Fearing for her life after the two-month-long sit-in demonstration was confronted by military forces, the tents of the protesters at “Freedom Square” were burned at night, and some were allegedly “kidnapped and arrested at their homes and workplaces,” Ms. Ali fled Kurdistan for Europe.

“February to May was reminiscent of the poignant days in the past under the notorious regime of Saddam Hussein,” she said.  “It brought back bitter memories.  No one dared to leave their homes when the night was still young.  People went to bed fearing for the lives of their brothers and relatives involved in the demonstration.  It was like a curfew back in the day, all over again.”

As well as demonstrators, journalists too came under fire from the forces belonging to the KDP and the PUK.  Figures published by the Metro Centre to Defend Journalists in Kurdistan in 2012 revealed: “Violations against journalists were unprecedented during clampdown on anti-government protests.  From February 17th to May 3rd last year [2011], 230 journalists had been abused in various ways.  Some were shot at.”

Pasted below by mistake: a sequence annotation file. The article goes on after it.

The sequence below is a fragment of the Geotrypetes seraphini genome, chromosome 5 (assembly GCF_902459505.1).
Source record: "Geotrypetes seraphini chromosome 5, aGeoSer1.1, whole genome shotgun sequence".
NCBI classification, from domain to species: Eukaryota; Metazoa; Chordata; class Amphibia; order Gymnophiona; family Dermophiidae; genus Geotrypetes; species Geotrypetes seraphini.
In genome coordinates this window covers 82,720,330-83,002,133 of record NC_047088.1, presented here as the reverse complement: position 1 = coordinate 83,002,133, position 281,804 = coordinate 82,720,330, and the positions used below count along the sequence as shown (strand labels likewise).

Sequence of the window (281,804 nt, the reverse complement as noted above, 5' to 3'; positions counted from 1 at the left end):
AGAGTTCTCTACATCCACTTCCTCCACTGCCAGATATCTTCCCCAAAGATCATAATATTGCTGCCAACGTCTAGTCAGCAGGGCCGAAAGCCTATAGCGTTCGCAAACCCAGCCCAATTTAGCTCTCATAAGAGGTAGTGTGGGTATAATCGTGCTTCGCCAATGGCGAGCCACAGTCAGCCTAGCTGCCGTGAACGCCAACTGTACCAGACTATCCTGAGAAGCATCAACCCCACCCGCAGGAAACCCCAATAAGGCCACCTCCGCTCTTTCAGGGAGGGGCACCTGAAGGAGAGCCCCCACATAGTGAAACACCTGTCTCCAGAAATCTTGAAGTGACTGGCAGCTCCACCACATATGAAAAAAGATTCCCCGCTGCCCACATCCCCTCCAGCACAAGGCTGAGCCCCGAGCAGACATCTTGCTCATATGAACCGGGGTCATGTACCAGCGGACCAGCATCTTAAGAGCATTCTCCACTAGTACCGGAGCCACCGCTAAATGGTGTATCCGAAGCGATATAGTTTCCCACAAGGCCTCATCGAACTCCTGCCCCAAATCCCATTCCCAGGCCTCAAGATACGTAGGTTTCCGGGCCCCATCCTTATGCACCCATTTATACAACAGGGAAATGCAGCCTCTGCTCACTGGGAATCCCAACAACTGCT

According to Raman Gharib, then Director of Metro Centre, “Some journalists were purposely shot at by the security forces only for having tried to report the unfolding events.  Four of those journalists registered by our organization were wounded by rifle bullets of the security forces.”

Gharib was also severely beaten by the security forces in central Sulaymaniyah on February 17th, 2012, when he tried to report on a congregation at Sera Square that attempted to commemorate the one-year anniversary of the sit-in demonstration.

“It Decayed Old-fashioned Nationalism”